## What kind of a category is the blue calculus?

The blue calculus has been mentioned here before, but I'm having trouble figuring out what kind of category arises from it. Terms in Blue are objects and reduction rules are morphisms.

This is kind of odd, since the typical view of the lambda calculus has types as objects and reduction-rule-equivalence-classes of terms as morphisms. Since the blue calculus isn't confluent, that approach doesn't really work.

Given a category T of types and type-preserving maps, you can type the blue calculus with a functor F:Blue->T; this functor is defined recursively using type inference rules. The original paper only considered the case where T is a discrete category.

This paper on how pi calculus is a cartesian closed double category might be relevant, but I haven't been able to understand it yet. It's not even clear to me what the objects, horizontal and vertical morphisms are.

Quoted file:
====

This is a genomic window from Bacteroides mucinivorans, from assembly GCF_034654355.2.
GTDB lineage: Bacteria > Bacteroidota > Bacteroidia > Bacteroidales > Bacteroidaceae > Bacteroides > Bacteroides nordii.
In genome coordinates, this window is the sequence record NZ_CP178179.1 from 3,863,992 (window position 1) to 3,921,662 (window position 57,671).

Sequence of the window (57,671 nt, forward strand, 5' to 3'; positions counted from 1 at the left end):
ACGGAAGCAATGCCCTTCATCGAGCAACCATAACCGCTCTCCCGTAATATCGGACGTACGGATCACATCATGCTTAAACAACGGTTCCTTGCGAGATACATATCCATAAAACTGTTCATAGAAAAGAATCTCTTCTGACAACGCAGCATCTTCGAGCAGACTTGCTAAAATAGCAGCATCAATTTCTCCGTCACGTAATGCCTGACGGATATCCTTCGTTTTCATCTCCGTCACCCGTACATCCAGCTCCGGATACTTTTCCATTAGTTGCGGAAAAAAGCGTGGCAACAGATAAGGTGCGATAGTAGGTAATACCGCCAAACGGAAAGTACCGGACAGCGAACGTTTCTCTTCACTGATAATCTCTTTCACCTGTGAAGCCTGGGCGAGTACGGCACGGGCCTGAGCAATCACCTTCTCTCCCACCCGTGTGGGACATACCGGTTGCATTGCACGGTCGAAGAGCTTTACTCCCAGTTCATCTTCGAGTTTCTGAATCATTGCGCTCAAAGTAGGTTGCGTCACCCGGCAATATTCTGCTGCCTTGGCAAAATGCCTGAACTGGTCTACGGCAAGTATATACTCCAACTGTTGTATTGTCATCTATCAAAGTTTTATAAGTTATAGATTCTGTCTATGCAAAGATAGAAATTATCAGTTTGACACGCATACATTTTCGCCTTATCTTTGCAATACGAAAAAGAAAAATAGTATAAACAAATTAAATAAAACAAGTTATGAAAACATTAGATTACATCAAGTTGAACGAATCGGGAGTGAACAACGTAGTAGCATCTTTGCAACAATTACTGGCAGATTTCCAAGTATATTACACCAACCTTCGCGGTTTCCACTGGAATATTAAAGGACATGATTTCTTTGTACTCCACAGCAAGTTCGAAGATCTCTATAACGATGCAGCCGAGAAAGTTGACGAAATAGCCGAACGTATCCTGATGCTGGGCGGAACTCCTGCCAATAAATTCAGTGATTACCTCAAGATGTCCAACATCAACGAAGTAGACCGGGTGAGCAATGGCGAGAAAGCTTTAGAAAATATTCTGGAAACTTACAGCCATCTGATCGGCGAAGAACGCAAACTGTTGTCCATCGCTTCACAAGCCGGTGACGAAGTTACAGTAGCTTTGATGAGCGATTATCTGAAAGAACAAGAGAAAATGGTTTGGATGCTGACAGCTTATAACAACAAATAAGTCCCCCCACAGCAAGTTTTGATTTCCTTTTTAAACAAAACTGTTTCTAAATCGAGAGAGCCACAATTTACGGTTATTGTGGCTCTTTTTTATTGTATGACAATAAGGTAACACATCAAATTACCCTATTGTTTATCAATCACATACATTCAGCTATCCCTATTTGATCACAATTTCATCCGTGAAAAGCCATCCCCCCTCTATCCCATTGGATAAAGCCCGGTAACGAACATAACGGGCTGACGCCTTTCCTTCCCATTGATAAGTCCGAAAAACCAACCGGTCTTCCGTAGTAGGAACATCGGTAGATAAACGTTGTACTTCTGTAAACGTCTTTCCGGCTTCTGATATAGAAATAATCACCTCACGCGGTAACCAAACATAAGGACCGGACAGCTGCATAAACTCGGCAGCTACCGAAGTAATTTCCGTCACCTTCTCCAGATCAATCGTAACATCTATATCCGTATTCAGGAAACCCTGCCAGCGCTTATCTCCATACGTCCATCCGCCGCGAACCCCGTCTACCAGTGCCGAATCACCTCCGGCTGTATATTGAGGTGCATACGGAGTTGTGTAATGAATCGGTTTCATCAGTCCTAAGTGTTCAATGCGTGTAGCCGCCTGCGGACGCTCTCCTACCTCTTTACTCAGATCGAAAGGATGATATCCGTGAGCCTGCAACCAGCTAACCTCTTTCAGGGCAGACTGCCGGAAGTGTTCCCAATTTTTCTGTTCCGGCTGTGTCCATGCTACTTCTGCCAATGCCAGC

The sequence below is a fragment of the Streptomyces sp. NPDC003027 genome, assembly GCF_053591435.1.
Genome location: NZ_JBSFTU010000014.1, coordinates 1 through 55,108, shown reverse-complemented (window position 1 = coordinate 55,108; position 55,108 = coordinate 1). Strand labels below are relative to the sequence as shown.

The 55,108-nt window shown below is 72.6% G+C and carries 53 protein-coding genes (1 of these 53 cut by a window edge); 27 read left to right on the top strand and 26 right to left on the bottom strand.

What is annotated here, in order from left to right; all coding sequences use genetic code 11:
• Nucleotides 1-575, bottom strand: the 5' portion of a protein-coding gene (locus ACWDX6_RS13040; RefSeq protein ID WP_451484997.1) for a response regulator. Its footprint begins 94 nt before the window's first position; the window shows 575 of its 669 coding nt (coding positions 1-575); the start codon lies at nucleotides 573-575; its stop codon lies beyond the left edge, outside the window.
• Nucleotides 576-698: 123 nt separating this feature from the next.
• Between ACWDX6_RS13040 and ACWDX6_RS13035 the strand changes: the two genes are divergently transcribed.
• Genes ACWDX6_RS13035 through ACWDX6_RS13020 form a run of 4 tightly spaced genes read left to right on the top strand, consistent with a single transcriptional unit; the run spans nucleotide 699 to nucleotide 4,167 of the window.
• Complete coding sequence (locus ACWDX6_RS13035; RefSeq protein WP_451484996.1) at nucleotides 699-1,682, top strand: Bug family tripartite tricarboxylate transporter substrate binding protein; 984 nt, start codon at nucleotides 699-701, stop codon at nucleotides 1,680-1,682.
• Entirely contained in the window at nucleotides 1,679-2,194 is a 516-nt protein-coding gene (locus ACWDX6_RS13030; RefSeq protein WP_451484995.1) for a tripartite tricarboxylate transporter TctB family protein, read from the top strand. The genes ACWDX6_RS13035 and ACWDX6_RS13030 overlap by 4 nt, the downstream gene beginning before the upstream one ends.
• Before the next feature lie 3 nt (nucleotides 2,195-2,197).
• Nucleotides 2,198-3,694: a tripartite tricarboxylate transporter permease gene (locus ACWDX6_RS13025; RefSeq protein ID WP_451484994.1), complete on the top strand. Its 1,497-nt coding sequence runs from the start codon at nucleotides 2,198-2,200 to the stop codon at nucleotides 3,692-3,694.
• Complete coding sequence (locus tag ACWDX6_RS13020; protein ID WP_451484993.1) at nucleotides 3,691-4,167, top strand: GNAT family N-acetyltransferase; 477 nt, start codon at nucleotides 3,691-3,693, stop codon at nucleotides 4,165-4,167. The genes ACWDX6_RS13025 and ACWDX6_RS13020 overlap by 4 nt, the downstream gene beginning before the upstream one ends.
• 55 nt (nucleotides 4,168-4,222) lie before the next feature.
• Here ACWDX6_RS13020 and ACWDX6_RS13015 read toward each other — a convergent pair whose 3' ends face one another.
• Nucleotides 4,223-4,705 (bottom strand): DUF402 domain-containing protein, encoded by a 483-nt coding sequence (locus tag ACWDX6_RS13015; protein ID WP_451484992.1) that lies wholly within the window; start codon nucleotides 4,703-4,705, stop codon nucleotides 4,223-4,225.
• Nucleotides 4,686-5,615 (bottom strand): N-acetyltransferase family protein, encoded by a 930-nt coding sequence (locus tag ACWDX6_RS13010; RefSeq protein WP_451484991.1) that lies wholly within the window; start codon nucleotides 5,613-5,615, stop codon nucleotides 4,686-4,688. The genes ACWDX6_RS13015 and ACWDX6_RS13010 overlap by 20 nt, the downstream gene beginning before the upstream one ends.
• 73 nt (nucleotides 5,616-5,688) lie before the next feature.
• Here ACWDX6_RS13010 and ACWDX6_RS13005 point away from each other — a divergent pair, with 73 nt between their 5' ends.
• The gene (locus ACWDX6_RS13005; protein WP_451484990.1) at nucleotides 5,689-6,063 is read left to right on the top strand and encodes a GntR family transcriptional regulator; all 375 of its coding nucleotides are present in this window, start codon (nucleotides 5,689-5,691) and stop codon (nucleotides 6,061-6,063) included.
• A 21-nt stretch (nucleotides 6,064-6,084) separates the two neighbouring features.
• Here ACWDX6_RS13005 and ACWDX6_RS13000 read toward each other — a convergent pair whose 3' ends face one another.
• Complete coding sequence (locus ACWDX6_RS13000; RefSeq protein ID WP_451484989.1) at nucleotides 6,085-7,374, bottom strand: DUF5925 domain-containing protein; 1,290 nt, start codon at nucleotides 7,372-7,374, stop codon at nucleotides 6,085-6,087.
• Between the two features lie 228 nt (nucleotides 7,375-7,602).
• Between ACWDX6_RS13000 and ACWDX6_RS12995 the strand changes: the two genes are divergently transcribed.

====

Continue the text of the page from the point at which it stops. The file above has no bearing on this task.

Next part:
Can anyone help?

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### One thing to note is often

One thing to note is often times that "reduction-rule-equivalence-class" is avoided by instead using a 2-category where the 2-cells are rewrite rules.

### composition

Yes, I'm aware of that; thanks. However, in the lambda calculus, given a term, it's clear what morphisms are being composed:

A term is the name of a morphism, a morphism from the unit object to the type of the term. Let f:X -o Y, x:X (I'll use the lollipop to distinguish the internal hom from the external hom.)

The application fx uncurries f to get ~f and then composes with x:
I --x--> X --~f--> Y
which is a term fx:Y, as desired.

If we use a 2-category instead, this composition might not be strictly associative, but it would still be clear who things were being hooked together.

What's being composed in a blue calculus term like
(( fz | z<=x ) | z<=y ) ?